Why should I complete a home inventory form?

Imagine: You’ve spent a lifetime building a happy and healthy home. You’ve filled it with family, friends, laughter, and memories. But one day you get a call saying your home is on fire, or you come home to messy remains of a break in, and all those things which reminded you every day of how lucky you are were gone. No one can imagine the devastation of losing one’s home and possessions.

Unfortunately we can never predict a loss and should you fall victim to a fire, theft, or other event, it can be incredibly difficult to remember all of your possessions and their approximate values. You shouldn’t need the added stress of trying to remember every little detail of your home, but instead should be focusing on picking up the pieces and healing. This is why it is important to create and maintain a home inventory form. Your form documents all the possessions in your home and their replacement value for the event of this very scenario, which you can provide your insurer.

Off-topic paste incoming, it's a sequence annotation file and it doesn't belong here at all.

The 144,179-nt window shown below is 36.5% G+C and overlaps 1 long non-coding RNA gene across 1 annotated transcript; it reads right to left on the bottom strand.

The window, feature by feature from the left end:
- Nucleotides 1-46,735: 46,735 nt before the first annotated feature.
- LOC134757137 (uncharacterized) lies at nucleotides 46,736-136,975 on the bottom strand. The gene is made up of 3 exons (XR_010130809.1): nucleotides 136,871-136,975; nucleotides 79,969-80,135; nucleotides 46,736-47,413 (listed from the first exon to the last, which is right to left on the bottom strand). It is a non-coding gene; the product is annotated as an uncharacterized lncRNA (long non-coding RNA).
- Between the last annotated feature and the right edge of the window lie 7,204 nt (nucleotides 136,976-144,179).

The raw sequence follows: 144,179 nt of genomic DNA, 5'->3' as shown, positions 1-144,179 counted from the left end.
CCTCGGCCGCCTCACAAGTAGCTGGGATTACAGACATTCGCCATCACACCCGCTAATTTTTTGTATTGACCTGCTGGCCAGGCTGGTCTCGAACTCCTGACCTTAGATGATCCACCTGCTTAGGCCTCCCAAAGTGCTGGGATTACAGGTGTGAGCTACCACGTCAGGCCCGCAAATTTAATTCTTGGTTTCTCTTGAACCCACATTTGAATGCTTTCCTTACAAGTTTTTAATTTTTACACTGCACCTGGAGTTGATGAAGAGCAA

What is the list and how do I make one?

The list is a document which outlines everything in your home with a brief description of each item including its value. This takes a huge step out of filing a claim. We have created a handy form which you can download and print as many times as you need.

What should I include in my list?

Everything! Go through each room in your home and record each possession. Don’t skip closets, cabinets and drawers, sheds, your garage, or your attic. If you are able, use a camera or video camera to record each room.